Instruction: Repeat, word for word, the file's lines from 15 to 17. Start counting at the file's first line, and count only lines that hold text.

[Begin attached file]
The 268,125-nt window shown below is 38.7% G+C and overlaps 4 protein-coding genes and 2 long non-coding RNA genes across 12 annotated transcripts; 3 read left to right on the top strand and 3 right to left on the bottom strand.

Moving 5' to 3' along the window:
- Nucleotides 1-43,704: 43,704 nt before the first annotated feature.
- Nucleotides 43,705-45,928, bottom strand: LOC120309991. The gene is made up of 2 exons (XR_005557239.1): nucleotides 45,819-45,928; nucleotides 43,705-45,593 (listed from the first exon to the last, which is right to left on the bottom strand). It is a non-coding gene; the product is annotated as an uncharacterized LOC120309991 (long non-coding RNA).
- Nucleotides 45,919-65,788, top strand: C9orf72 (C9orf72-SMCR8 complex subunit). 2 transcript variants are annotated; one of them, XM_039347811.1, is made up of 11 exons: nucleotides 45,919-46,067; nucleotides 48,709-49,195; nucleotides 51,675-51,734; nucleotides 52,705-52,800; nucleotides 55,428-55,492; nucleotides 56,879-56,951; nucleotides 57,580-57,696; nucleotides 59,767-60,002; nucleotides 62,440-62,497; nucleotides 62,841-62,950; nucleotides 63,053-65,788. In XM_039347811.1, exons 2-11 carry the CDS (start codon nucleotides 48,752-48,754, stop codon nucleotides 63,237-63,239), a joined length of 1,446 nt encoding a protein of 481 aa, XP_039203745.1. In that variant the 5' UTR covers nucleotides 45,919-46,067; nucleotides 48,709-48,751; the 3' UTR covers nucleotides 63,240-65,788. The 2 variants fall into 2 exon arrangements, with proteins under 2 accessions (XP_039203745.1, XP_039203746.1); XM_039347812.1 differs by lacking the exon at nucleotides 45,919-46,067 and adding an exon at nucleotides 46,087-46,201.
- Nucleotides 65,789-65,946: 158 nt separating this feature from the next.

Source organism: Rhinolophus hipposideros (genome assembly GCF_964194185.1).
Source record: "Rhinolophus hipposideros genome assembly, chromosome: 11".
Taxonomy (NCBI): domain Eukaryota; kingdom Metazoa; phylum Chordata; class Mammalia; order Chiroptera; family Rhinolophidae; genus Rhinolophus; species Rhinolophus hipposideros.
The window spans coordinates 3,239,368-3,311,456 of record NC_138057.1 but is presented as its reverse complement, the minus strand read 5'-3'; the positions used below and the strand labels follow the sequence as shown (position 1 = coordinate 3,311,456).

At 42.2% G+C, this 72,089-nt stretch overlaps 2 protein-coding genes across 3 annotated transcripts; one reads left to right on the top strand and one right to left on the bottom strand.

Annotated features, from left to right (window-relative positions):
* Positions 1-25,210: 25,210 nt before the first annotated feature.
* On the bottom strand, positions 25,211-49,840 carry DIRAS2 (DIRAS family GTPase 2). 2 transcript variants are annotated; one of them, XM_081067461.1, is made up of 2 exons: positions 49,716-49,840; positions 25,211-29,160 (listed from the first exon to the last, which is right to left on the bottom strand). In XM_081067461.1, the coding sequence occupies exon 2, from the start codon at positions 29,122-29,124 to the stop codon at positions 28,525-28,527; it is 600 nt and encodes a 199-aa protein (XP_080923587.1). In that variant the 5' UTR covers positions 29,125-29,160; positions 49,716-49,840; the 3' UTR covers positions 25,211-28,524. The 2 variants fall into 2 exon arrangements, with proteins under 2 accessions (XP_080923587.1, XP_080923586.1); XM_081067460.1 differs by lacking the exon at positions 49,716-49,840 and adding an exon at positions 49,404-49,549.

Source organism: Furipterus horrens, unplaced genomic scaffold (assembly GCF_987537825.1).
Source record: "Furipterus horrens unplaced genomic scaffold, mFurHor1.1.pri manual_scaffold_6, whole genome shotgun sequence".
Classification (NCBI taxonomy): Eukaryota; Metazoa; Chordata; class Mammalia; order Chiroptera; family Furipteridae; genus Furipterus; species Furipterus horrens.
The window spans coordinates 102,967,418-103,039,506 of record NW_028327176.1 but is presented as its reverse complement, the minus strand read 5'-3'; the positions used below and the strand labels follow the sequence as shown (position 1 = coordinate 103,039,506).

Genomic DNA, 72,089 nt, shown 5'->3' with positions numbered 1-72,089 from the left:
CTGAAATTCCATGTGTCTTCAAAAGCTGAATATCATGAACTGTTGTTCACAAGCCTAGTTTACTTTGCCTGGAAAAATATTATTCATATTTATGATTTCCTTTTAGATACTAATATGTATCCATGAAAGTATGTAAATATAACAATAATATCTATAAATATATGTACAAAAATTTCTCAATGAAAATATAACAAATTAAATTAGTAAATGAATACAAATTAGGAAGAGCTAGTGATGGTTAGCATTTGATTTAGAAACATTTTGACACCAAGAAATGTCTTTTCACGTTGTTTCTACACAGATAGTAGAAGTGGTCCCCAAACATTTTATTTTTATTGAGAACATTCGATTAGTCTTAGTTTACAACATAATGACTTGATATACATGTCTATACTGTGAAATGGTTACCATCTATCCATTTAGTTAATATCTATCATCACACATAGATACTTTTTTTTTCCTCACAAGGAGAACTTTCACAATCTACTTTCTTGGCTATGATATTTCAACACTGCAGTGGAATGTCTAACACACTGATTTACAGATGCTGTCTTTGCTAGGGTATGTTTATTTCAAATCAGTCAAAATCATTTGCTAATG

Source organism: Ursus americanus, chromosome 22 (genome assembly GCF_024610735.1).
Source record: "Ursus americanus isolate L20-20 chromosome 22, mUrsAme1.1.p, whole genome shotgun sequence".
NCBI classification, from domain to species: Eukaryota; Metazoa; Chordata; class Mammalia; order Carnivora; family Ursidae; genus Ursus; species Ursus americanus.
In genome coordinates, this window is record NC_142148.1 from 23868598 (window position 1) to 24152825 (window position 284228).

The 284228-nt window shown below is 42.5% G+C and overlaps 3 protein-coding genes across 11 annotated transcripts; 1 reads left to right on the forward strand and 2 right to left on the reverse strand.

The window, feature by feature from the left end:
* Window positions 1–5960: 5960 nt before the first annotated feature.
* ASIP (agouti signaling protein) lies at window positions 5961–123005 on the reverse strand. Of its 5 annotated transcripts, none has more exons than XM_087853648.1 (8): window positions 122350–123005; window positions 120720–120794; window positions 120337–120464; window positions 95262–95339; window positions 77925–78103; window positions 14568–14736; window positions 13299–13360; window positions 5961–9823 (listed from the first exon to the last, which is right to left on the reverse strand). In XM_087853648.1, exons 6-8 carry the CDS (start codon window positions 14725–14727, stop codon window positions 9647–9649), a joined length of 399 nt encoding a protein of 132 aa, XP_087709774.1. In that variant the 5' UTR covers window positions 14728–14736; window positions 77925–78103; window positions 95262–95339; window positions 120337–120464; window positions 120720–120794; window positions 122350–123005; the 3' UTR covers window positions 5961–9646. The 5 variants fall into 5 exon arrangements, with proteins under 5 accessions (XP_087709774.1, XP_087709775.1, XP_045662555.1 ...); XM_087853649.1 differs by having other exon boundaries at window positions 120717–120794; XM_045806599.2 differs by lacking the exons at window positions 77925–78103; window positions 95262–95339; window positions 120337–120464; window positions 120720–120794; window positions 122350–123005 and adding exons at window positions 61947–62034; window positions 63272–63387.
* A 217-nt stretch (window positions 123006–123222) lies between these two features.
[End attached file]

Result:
Source organism: Furipterus horrens, unplaced genomic scaffold (assembly GCF_987537825.1).
Source record: "Furipterus horrens unplaced genomic scaffold, mFurHor1.1.pri manual_scaffold_6, whole genome shotgun sequence".
Classification (NCBI taxonomy): Eukaryota; Metazoa; Chordata; class Mammalia; order Chiroptera; family Furipteridae; genus Furipterus; species Furipterus horrens.